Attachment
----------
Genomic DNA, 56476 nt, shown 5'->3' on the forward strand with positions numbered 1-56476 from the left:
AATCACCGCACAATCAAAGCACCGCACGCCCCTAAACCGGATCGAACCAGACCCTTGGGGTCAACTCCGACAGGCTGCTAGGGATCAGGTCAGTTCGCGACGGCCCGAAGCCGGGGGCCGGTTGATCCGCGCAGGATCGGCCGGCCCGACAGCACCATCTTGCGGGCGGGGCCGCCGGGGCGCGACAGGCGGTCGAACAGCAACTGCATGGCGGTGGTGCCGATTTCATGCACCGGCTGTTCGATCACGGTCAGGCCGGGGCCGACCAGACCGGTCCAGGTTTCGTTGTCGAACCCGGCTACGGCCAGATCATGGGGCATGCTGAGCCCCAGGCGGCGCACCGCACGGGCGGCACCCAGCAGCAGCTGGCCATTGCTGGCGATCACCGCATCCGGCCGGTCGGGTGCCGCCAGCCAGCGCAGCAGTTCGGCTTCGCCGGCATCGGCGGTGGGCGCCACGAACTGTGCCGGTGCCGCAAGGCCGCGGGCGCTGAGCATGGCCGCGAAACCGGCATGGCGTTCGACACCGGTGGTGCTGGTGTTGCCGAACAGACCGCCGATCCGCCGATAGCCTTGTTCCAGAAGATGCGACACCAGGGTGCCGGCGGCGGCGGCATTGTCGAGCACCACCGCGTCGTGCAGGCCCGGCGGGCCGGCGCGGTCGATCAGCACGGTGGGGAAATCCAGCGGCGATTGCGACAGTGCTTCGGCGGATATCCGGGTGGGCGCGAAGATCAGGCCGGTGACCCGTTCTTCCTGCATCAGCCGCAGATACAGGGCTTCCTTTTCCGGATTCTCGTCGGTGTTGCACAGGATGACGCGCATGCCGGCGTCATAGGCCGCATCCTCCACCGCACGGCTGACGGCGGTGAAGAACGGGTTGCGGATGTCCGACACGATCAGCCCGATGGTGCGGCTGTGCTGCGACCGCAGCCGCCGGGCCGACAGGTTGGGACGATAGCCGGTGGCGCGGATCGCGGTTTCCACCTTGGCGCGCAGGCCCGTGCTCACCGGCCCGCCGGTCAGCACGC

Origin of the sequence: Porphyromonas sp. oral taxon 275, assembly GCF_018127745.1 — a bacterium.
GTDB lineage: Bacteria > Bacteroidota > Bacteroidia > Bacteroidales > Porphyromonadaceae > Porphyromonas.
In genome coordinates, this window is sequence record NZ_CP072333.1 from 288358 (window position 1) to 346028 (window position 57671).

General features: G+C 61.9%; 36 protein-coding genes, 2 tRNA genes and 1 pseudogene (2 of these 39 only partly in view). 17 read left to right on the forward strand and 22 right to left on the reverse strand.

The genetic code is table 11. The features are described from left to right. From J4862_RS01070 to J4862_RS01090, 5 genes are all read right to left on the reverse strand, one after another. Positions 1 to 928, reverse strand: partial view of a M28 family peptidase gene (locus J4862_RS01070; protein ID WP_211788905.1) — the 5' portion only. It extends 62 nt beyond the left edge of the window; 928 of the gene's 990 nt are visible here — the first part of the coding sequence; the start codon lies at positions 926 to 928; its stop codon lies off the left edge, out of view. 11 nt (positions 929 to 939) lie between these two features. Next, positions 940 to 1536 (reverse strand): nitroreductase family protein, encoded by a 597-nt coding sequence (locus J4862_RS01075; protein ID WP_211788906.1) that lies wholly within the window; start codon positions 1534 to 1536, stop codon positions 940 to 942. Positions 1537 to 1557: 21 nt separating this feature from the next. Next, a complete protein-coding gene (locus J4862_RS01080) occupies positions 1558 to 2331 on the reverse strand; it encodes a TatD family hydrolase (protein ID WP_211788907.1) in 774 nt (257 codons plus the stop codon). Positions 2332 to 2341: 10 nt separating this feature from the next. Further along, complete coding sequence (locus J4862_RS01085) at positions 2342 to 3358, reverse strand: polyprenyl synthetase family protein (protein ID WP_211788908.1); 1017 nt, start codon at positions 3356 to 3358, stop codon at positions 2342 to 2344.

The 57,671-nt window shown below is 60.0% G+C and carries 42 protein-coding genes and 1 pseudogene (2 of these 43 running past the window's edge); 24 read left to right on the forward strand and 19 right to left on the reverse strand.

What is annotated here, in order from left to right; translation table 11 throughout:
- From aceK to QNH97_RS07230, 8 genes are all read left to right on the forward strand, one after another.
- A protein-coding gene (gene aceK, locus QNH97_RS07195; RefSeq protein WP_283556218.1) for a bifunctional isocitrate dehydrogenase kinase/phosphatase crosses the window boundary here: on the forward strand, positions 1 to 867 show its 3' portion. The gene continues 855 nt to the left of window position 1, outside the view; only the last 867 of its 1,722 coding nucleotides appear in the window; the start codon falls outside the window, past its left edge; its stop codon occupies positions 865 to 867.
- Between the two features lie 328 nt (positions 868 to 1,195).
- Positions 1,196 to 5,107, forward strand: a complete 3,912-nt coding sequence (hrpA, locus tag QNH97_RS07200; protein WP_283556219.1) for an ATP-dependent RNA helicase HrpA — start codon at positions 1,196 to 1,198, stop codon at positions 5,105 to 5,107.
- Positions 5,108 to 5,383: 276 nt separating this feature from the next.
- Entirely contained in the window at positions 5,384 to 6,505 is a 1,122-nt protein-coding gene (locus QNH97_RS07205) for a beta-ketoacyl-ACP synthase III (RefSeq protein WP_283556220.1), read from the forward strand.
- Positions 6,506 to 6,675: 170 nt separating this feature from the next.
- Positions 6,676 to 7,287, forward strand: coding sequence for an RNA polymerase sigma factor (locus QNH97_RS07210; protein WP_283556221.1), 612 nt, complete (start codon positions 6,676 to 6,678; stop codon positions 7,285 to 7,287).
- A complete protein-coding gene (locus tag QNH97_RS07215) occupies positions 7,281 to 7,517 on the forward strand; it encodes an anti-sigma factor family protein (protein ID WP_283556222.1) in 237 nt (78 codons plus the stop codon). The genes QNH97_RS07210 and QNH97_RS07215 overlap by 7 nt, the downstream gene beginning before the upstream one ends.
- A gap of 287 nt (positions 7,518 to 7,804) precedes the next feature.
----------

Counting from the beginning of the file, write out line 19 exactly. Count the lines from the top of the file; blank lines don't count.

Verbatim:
- A gap of 287 nt (positions 7,518 to 7,804) precedes the next feature.